Compounding Collaboration, Month #6
Every month I put aside some money into a portfolio aimed at long-term bets over the next 20 years. I will be gifting this portfolio to my future kids someday- in the hopes of using it as an educational tool alongside the memos I write to teach them about the world and to have a shared activity to work on together as they grow up.

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Here is the performance so far from the first five months:

‌‌Month #1, August 2020: $ARKK +57%
Month #2 September 2020: $ARKG +58%
Month #3 October 2020: $BTC.X +156%
Month #4 November, 2020: $BTC.X +65%
Month #5 December, 2020: $NVDA -1%

One of the main purposes of this portfolio is to use the different holdings as conversation pieces to teach my future kids about the world.

While talking to Justin Gage (@itunpredictable) this week I realized I'm missing a holding that I will likely want to make conversation #1 with a kid who is just beginning to learn about investing and the markets.

And that is company-specific risk.

I like this portfolio because it forces me to look at the world with the eyes of a kid who literally knows nothing. When you don't know anything- everything is a much bigger risk.

And one of the biggest unnecessary risks is company-specific risk, which just refers to any risk that a particular company could face, from increased regulation, more competition, to just plain old bad luck, like a storm that disrupts your supply chain, or the brilliant CEO gets really sick and has to step down.

A lot of company specific risk is unpredictable. And by definition, it is just a risk to the one company you're looking at.

But there is a way to mitigate company-specific risk, and that is to invest in multiple companies. That way, if something bad happens to one company, it is not detrimental to your portfolio, because the other companies weren't negatively affected by that same risk factor.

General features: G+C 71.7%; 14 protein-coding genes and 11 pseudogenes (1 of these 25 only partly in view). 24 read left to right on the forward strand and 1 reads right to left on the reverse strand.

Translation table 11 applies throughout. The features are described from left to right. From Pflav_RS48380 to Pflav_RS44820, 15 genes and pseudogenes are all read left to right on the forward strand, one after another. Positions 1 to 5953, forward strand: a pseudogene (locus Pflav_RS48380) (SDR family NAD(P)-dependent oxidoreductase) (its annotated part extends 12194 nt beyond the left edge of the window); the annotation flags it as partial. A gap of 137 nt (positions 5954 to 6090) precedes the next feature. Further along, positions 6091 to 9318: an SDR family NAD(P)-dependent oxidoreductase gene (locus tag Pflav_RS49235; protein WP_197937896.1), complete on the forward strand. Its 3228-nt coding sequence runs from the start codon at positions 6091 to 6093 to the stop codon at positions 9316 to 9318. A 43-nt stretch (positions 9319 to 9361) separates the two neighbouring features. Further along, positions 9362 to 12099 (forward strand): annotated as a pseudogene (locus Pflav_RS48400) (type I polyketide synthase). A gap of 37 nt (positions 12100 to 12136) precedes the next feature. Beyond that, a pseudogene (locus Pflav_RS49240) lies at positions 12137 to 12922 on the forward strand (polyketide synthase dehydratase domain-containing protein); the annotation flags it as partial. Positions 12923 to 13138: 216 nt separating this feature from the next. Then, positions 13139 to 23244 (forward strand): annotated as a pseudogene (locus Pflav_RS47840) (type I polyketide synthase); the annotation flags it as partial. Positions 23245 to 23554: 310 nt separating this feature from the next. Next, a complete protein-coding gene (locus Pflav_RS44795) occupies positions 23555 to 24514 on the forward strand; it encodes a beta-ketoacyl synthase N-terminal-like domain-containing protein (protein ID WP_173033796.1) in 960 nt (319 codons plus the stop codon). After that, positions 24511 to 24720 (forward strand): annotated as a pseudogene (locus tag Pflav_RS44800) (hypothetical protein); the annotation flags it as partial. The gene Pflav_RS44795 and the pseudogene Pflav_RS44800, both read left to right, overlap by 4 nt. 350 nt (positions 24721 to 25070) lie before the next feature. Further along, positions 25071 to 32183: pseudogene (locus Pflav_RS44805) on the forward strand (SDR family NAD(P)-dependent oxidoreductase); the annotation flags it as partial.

This is an argument for diversification- the idea that you should put money in many companies, so that no one company's downfall can make that much of a difference to your overall wealth.

The flip-side though is that no single company performing extremely well will move the needle much for you either.

While I tend to think that there is a healthy balance to be found (a portfolio of say 20 stocks is a good amount of diversification, 100 limits your upside, 2 exposes you to too much risk), there is a lot of research that has been done that points toward the fact that any outperformance in excess of the broader market performance is due to luck rather than skill. (87% of all US fund managers underperformed the broad S&P Composite 1500 Index since 2005.)

While I personally believe that expertise and research can allow you to outperform based on your efforts, I would still want to introduce the ideas of diversification and luck to my future kid, and let them think for themselves.

So that is why this month, my investment that will trigger this conversation is:
Vanguard Total World Stock ETF ($VT)

$VT is basically a tiny piece of every company in the world. You've totally diversified out any company specific risk. Your risk is the overall market risk.